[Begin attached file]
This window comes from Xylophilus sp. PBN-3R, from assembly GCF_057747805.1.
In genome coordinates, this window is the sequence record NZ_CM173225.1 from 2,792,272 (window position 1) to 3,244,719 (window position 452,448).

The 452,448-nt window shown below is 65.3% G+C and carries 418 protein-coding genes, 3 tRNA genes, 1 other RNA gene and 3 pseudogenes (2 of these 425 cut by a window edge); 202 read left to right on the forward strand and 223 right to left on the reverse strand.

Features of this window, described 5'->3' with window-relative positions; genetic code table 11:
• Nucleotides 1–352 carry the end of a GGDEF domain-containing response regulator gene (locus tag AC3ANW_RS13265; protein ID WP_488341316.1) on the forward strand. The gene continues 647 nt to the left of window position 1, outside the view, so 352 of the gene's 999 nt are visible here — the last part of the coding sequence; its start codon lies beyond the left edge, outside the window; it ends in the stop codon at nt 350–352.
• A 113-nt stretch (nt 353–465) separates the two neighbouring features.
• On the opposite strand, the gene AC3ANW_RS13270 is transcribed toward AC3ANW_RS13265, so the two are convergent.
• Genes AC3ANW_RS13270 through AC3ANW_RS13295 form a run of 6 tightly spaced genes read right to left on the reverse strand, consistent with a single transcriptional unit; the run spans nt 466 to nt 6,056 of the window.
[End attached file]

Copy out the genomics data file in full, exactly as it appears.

This window comes from Xylophilus sp. PBN-3R, from assembly GCF_057747805.1.
In genome coordinates, this window is the sequence record NZ_CM173225.1 from 2,792,272 (window position 1) to 3,244,719 (window position 452,448).

The 452,448-nt window shown below is 65.3% G+C and carries 418 protein-coding genes, 3 tRNA genes, 1 other RNA gene and 3 pseudogenes (2 of these 425 cut by a window edge); 202 read left to right on the forward strand and 223 right to left on the reverse strand.

Features of this window, described 5'->3' with window-relative positions; genetic code table 11:
• Nucleotides 1–352 carry the end of a GGDEF domain-containing response regulator gene (locus tag AC3ANW_RS13265; protein ID WP_488341316.1) on the forward strand. The gene continues 647 nt to the left of window position 1, outside the view, so 352 of the gene's 999 nt are visible here — the last part of the coding sequence; its start codon lies beyond the left edge, outside the window; it ends in the stop codon at nt 350–352.
• A 113-nt stretch (nt 353–465) separates the two neighbouring features.
• On the opposite strand, the gene AC3ANW_RS13270 is transcribed toward AC3ANW_RS13265, so the two are convergent.
• Genes AC3ANW_RS13270 through AC3ANW_RS13295 form a run of 6 tightly spaced genes read right to left on the reverse strand, consistent with a single transcriptional unit; the run spans nt 466 to nt 6,056 of the window.